In all but the newest communities in America today, people are stumbling on sidewalks, bouncing on potholes, holding their breath on bridges and in tunnels, crossing the street away from tall brick buildings and generally gritting their teeth all the time with the courage normally reserved for scary movies.
The cause of all this stress and anxiety is pretty well summed up as a broad and deep infrastructure problem. Some of these roads, railroads, sidewalks, bridges and tunnels date as far back as the early 1900’s, when a great expansion of public transportation was underway as America moved from rural to urban homes. In the main, they were well-conceived and built with quality materials with a lot of well-directed labor and they justly carried the good intention of lasting a long time.
But then the rapid increase in the number of cars, the intense use of trains for both passengers and freight and a rapidly growing population put a strain on all those essential means of getting around.
By the 1930s, when the depression hit hard, there was far less money available for repairs and maintenance. Yet, FDR hit the accelerator for construction of new dams, electrification and other construction of necessary infrastructures to create jobs. This created even more new things that, naturally, needed regular maintenance.
The onset of WWII diverted labor and resources to war materials, so there was even less maintenance.
After WWII, President Eisenhower took an idea he had seen in the Germany he had defeated—an efficient network of super highways—and created the Interstate Highway System. Still more need for maintenance, but again no parallel provision for regular, consistent maintenance and updating.
It is amazing that this accumulated infrastructure of the last 100 years is still as capable as it is. In an age of disposable everything, products lasting a century are difficult to fathom. But decades of distractions from serious maintenance are taking an increasing toll in both minor inconveniences (water main breaks, road and rail delays) and preventable tragedies (bridge collapse, derailments, floods).
Many thoughtful leaders over the last 50 years have pushed for the need to address this infrastructure challenge. It has had occasional spurts and starts but nothing anywhere near sufficient. Why?
First, it is not sexy politically. When the George Washington Bridge was built people oohed and exclaimed with pride and pleasure. But when the second level was added, it was taken for granted. Even widening the streets doesn’t attract many votes for ambitious politicians. Alfonse D’Amato, “Senator Pothole” to New Yorkers for almost two decades, retired more than 15 years ago, and no one has emerged in all those years to claim the title.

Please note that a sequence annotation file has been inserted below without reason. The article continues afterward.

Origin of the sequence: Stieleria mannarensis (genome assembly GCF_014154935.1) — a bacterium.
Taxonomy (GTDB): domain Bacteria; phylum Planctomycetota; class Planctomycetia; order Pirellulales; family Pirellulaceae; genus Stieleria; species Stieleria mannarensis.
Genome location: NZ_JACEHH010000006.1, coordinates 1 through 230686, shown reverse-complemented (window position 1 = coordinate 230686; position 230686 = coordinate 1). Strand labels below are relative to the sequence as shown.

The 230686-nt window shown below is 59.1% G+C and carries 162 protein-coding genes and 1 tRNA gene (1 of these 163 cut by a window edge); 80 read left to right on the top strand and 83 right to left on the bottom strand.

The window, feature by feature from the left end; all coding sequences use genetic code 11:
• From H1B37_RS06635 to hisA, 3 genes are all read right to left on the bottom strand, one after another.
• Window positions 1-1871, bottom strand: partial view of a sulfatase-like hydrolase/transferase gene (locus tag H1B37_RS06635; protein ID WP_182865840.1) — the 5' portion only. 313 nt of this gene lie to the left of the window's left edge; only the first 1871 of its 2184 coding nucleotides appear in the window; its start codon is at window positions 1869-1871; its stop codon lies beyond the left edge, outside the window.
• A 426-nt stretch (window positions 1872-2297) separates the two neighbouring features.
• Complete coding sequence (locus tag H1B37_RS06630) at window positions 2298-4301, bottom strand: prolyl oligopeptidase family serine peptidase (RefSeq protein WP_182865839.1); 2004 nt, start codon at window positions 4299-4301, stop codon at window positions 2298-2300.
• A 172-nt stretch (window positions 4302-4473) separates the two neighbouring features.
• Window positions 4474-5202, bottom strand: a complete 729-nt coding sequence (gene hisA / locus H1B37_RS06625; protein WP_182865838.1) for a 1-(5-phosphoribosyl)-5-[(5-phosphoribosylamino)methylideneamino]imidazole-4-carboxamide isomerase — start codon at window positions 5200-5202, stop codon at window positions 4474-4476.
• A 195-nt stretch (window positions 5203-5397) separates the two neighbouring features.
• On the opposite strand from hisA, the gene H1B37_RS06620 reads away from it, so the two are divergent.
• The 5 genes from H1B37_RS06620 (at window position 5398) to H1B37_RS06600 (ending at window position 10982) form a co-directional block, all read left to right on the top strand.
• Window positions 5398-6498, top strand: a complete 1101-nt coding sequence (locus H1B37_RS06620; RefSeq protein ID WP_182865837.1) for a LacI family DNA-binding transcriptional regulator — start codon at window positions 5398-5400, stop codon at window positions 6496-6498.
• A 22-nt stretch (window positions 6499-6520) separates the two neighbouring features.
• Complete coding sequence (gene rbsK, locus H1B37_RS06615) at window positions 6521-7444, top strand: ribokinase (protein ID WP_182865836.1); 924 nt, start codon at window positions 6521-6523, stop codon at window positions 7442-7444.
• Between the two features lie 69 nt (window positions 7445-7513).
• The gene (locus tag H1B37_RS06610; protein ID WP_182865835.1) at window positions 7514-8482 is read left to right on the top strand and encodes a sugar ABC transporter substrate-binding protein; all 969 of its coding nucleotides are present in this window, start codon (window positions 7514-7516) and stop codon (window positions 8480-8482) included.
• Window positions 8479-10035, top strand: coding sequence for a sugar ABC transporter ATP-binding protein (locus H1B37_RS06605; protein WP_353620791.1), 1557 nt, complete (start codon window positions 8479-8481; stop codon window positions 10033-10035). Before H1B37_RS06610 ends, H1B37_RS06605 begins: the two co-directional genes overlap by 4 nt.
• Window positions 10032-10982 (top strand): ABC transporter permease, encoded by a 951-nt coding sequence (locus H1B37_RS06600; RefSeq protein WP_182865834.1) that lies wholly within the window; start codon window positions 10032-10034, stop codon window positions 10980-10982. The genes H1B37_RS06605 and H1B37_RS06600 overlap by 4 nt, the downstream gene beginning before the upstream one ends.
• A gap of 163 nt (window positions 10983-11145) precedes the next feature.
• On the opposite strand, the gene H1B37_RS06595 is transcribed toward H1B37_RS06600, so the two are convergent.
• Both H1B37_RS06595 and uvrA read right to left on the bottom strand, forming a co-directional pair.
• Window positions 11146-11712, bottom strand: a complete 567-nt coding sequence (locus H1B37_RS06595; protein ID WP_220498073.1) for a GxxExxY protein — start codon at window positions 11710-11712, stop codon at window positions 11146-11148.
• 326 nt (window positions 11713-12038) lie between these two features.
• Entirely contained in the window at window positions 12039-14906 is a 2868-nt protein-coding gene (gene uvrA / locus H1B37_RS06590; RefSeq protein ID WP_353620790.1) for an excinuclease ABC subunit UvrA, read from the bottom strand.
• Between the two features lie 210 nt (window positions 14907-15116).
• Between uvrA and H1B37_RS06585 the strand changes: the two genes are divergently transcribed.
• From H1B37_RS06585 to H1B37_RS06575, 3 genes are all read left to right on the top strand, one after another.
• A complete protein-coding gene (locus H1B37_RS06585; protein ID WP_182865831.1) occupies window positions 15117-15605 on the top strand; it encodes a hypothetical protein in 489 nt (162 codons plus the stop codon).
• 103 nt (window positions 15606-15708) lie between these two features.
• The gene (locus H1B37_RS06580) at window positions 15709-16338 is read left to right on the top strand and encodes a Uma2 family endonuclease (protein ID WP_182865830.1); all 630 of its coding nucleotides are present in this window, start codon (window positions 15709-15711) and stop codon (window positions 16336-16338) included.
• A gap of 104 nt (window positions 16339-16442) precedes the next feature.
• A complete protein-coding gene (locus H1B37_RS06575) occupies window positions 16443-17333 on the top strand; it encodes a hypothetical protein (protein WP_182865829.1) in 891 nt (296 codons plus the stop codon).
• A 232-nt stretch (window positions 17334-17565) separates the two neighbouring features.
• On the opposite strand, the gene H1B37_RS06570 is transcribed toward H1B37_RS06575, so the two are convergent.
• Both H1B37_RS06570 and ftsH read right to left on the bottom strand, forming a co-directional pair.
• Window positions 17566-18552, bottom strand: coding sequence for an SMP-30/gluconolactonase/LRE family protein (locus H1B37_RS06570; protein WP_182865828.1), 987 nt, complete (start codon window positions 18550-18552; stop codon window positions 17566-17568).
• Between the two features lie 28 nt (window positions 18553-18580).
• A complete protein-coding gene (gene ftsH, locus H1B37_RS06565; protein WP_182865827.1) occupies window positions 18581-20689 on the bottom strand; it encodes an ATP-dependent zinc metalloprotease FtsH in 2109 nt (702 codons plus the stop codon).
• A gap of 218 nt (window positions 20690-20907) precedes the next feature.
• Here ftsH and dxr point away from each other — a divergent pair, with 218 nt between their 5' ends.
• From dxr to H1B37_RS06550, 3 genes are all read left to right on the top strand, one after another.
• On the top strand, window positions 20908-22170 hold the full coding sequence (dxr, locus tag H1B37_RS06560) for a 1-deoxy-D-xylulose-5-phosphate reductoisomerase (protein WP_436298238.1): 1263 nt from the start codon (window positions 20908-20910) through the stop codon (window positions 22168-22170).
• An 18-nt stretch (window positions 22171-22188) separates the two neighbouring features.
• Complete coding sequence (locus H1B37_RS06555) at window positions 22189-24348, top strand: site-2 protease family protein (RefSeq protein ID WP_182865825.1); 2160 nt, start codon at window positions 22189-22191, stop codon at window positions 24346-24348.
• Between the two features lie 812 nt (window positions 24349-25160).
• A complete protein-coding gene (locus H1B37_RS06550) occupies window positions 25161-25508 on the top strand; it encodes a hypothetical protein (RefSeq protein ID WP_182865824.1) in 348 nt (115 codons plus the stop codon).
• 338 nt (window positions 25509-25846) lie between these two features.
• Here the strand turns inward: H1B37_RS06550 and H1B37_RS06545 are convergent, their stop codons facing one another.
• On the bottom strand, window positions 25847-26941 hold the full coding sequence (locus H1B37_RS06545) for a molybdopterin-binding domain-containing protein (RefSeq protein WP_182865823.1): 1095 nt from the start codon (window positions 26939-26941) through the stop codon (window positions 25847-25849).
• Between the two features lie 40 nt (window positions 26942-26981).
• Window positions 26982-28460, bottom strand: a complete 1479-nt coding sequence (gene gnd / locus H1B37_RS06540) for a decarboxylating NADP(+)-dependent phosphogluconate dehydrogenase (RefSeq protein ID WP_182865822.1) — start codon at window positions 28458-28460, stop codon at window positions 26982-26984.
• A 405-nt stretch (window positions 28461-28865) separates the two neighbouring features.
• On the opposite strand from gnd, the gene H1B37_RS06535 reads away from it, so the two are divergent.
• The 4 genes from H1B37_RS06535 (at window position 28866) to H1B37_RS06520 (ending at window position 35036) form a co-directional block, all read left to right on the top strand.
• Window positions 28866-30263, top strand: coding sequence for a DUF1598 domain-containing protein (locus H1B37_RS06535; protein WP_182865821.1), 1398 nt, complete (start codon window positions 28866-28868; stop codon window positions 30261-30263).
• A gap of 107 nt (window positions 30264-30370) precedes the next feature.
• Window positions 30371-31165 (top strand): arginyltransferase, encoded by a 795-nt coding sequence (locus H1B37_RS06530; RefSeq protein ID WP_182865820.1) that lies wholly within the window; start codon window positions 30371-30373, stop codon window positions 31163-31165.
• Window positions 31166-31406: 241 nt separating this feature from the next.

Second, there are always other, competing budget priorities for what everyone acknowledges is a massively expensive undertaking ($3.6 trillion by 2020 – www.infrastructurereportcard.org. Keeping up with health care and the many other very important societal needs crowds out new infrastructure funding, and the Highway Trust Fund – supported by taxes on gasoline that haven’t been raised since 1993 – teeters on the edge of insolvency, requiring semi-regular infusions of money from other parts of the federal budget.
Third, many, perhaps most, of the national politicians whose votes are essential to passing infrastructure rehabilitation expenditures do not live day to day with their noses in the problems. As elected officials, their lives are somewhat cosseted to protect them from everyday problems. In Washington DC they primarily see new roads, bridges, tunnels, airports, and underground trains. Perhaps they carry images in their heads of the new infrastructure in DC that surrounds them all the time. And, even at home they often have their local staff pick them up and drive them around so that they do not see many of the everyday obstacles their constituents encounter.
Perhaps a broad national movement urging the House of Representatives and Senate to put their 535 noses into the broad base of decaying infrastructure would help instruct that important gang on the imminence and gravity of the problem. For example, every congressional district and state could schedule several infrastructure site visits for every member of the House and Senate every month to call everyone’s attention to the problems everywhere.
Where infrastructure progress has been made in recent years it has most often been the result of collaborations among the three sectors: government, business and not for profit. Those collaborations are hard to achieve among the sectors because the sectors do not generally work well together as they speak different languages and have little trust and regard for each other. That is another issue that needs to be addressed. See: www.intersector.com.
In addition it would be a good idea going forward if some appropriate portion of the cost of all new infrastructure investments [ like the well-intended but sorrowfully insufficient Highway Fund] were set aside to create a fund in advance of inevitable maintenance and repair.
Something like that is done with Social Security and has strong public support to ensure that funds will be there to pay retirement benefits when the time comes, which it inevitably does. Retirement is no more or less inevitable than the “sell by date” of infrastructure. When people retire they want to be just as safe as when they worked.
Cries for infrastructure maintenance have been like yelling into the wind. Experience suggests no cause for optimism, so we settle for being realistic.
But, that does not mean we should stop yelling!!